The Importance of Financial Education

“A wise person should have money in their head, but not in their heart.” ~Jonathan Swift

Over the last few weeks the financial services industry has been all over our newsfeeds, TV and newspapers, and if you’re like me the Royal Commission has made it into the lunchtime conversations at the office. There’s been some devastating stories and disgraceful misconduct exposed, and countless articles on questions to ask your financial planner and how to avoid being ripped off by your financial institution.

My big takeaway from all of this, is that you can never truly trust any sole person or corporation with your life savings. I wonder how many times we have to hear these devastating stories, before we take control of our finances? Who knows what the consequences will be for these individuals and corporations? A warning? A fine? Maybe even jail-time?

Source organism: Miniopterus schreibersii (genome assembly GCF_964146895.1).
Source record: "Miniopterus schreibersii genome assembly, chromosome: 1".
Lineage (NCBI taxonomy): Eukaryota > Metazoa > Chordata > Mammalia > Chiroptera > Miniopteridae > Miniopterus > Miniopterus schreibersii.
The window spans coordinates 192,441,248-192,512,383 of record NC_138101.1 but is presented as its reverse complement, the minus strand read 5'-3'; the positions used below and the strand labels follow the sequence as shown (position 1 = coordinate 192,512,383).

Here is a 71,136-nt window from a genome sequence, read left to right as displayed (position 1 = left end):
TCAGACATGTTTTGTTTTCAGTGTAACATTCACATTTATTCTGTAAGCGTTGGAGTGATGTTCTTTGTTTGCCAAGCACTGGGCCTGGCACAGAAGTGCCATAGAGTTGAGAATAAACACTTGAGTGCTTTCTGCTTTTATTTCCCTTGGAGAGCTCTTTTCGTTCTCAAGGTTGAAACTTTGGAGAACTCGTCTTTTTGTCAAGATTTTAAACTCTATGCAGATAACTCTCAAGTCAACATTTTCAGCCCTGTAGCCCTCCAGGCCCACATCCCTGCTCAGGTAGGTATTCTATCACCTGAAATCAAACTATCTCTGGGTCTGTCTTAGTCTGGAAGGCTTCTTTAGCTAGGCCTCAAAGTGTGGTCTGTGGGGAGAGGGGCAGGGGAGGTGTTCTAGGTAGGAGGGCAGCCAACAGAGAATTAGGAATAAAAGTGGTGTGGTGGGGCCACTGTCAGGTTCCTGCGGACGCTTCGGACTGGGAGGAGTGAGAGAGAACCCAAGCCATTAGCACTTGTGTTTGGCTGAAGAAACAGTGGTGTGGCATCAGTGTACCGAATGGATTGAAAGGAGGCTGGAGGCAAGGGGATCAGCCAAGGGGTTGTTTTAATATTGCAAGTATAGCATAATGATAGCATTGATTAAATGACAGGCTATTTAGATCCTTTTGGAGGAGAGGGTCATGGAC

Only one thing’s for sure — you need to take control and responsibility of your finances, and you need to financially educate yourself.

You are going to learn most of your financial lessons along the journey, but it needs to be your journey, When you outsource your finances to someone else, they make the mistakes and they learn the lessons, and you miss out on so much. Yes, sometimes it is appropriate and even necessary to seek out professional financial advice, but without a basic level of financial literacy you have no way of knowing if the information they provide to you is in your best interests.